Contact details: 
Sudan Address: 
Secretariat of Sudanese Working Abroad 
Manager Ms. Seham A.Elbasheer 
Tel: +249910396609 
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Friday, 26 June 2015 12:36

The initiative was designed as a multi-country-pilot initiative aiming to economically and socially empower women living and/or affected by Human Immunity Virus (HIV) in the Arab States through micro-lending based Income Generating Activities (IGAs), Leadership and Vocational Training. 

The Knowledge Management Facility (KMF) is a knowledge sharing platform. It aims at organizing thematic and global workshops to share experience, lessons learnt and good practices on youth employment and migration across national partners including representatives of government and civil society, at national and local levels, and the participating UN agencies.

It is a instrument to support the implementation of the UN joint programmes through the thematic window on youth, employment and migration (YEM) of the UNDP-Spain Millennium Development Goals Achievement Fund (MDG-F) that was launched in August 2007. The YEM thematic window consists of joint programmes being implemented in countries in Africa, Asia, South-East Europe and Latin America. 

It also aims at supporting the collection and dissemination of data, information and tools generated by the joint programmes as well as conducting research and studies on topics of common interest to the joint programmes.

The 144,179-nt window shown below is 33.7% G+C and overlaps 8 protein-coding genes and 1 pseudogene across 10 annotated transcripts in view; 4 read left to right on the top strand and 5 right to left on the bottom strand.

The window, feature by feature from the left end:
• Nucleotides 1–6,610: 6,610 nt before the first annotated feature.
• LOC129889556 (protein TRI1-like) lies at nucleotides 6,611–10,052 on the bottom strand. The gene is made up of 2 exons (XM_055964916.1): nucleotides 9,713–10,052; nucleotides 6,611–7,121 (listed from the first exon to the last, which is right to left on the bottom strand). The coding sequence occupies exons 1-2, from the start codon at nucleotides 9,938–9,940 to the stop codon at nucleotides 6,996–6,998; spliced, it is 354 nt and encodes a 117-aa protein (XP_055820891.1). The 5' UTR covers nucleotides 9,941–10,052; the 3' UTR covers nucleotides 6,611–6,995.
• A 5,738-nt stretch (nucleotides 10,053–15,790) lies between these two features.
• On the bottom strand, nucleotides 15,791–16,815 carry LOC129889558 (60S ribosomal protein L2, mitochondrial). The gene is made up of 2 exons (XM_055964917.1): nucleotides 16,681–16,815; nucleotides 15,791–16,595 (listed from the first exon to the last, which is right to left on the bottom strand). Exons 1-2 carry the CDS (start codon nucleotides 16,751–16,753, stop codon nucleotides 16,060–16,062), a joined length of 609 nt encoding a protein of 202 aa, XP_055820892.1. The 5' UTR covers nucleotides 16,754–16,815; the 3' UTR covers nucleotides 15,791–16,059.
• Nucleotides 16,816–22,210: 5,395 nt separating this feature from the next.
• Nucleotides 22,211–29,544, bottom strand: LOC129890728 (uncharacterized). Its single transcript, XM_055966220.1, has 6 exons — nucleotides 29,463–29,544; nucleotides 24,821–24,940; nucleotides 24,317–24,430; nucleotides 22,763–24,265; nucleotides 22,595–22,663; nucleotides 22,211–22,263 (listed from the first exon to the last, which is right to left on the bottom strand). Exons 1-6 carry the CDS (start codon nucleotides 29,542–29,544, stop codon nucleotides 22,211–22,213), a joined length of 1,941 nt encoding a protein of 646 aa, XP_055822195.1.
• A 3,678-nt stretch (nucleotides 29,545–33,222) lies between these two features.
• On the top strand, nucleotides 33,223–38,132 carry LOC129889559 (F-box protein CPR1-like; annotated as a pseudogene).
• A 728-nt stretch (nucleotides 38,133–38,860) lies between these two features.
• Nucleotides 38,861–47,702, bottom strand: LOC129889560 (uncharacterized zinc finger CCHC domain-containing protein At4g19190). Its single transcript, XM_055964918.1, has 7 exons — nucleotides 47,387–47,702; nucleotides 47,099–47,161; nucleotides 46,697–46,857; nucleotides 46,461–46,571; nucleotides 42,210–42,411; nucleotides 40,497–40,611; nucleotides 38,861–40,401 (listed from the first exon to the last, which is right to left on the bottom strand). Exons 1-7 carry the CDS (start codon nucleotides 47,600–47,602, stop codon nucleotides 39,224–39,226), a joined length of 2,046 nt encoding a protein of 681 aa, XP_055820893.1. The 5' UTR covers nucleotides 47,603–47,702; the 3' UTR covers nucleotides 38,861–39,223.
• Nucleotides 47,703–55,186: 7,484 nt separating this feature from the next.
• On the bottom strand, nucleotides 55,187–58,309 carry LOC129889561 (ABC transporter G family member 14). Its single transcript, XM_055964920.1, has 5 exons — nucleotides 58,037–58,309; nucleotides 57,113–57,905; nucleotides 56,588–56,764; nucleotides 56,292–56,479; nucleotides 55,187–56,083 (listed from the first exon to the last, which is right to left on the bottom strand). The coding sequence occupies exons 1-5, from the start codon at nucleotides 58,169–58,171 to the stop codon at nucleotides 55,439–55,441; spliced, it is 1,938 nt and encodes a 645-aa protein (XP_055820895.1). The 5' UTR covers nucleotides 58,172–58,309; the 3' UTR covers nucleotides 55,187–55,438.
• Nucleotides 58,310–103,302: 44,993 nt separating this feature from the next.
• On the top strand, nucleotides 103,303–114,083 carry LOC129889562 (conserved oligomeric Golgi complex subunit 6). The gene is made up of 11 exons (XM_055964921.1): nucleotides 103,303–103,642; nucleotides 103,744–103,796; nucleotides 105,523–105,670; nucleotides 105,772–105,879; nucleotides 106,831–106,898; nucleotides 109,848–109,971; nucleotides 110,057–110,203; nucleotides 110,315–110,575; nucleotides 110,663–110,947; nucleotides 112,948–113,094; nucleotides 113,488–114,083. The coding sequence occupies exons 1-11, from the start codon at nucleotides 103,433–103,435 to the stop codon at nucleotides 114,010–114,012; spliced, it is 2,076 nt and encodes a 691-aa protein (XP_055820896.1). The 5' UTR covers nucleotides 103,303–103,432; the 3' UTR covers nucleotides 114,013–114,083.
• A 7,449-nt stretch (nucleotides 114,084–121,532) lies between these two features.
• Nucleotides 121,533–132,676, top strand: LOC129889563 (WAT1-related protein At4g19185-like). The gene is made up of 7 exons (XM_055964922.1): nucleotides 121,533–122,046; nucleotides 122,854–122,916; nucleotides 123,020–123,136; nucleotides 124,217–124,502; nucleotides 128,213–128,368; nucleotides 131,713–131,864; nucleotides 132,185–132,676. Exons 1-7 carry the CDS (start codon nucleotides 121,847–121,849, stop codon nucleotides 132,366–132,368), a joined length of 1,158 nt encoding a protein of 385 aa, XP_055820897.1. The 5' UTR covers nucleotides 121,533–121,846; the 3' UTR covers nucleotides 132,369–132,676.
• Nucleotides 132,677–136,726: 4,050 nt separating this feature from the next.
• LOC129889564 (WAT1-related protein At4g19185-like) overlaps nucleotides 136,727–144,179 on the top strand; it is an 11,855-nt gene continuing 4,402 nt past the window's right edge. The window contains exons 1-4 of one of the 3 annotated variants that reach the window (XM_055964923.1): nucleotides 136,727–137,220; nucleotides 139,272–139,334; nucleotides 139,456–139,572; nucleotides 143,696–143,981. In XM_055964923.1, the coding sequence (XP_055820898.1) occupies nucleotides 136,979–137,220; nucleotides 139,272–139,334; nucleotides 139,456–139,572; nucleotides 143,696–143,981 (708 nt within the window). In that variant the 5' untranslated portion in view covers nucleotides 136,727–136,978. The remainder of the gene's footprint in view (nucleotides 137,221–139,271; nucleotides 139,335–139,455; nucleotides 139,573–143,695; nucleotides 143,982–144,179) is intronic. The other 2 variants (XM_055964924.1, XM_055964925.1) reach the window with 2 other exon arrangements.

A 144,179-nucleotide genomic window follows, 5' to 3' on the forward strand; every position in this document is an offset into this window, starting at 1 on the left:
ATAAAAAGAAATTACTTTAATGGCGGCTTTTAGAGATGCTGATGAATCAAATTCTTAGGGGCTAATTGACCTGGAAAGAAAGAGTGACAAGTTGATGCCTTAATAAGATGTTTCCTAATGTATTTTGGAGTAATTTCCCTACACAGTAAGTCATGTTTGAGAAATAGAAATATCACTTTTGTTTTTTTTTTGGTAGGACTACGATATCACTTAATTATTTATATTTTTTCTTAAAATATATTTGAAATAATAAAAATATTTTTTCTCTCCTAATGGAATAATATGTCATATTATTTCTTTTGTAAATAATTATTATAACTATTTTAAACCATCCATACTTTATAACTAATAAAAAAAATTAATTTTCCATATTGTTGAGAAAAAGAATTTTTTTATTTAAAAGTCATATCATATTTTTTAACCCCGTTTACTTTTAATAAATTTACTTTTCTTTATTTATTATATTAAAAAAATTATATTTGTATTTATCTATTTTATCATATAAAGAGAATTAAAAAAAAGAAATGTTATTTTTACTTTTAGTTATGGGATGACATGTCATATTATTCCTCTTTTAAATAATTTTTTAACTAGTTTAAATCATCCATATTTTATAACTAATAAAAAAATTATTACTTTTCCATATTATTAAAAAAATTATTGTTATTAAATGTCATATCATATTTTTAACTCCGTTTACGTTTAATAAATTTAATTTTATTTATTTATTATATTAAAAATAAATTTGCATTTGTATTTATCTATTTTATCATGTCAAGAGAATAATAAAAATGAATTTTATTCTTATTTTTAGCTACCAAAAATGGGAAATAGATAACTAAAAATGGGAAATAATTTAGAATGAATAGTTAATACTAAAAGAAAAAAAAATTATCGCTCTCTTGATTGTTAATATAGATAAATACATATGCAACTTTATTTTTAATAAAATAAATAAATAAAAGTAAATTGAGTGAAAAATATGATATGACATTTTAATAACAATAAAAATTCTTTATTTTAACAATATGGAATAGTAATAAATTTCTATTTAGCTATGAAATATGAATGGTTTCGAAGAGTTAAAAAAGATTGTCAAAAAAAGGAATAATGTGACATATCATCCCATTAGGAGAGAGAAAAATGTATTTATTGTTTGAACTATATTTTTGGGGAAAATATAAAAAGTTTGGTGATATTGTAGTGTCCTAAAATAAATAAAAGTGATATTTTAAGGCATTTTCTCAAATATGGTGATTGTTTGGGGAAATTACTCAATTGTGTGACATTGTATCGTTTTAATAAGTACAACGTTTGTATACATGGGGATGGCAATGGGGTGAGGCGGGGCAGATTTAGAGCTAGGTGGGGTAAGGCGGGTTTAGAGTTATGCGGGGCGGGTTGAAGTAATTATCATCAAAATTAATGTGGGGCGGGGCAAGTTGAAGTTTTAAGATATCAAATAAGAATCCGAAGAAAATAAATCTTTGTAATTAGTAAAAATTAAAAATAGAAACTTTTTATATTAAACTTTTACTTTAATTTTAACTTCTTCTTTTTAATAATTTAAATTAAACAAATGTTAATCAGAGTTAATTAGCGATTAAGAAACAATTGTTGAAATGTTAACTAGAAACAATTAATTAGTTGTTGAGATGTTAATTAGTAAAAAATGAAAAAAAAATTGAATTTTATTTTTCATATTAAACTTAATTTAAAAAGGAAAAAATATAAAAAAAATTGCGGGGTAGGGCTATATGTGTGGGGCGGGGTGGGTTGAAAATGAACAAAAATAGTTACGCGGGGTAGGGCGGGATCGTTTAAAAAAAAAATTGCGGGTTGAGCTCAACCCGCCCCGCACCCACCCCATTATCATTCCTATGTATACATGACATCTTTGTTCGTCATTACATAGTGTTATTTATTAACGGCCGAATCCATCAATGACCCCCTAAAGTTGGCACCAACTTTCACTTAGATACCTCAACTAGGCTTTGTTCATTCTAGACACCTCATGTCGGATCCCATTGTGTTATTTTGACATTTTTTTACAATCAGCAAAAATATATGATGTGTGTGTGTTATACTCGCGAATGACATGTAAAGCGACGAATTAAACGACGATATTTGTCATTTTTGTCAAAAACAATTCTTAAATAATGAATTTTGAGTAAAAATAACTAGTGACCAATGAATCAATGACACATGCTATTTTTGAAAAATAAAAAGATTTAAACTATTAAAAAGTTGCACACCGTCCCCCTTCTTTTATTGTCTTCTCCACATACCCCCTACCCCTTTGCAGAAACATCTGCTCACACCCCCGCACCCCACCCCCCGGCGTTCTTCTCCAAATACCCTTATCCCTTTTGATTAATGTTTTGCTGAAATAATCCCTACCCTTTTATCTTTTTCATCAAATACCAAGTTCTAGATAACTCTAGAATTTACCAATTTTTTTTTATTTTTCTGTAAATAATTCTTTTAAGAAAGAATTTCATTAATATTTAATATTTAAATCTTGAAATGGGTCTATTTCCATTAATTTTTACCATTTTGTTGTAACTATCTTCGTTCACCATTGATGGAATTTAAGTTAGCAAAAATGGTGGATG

The Knowledge Management Facility (KMF) has contributed to capacity building of policy makers, adaptation of national programmes of countries in the Global South on the effective implementation of policies on youth employment and migration, and draw on the lessons learnt from the different JPs. 

To foster a community of practice among the joint programmes, the KMF organized two training workshops, one in Budapest (Hungary) from 30 March to 1 April, 2011 and another in Lima (Peru) from 13 to 15 April, 2011 that have raised the interest from some participants to further cooperate with their peer countries and learn from their experience. During these workshops participants discussed the most challenging areas of work of the programmes and the lessons learned, and shared effective policy instruments and tools. In addition, a global workshop of the youth employment and migration window of the MDG-F was organized in Punta Cana (Dominican Republic) from 29 to 31 October 2012. It conveyed representatives of national teams from Albania, Bosnia and Herzegovina, China, Costa Rica, Ecuador, Honduras, Nicaragua, Paraguay, Peru, the Philippines, Serbia, Tunisia and Turkey.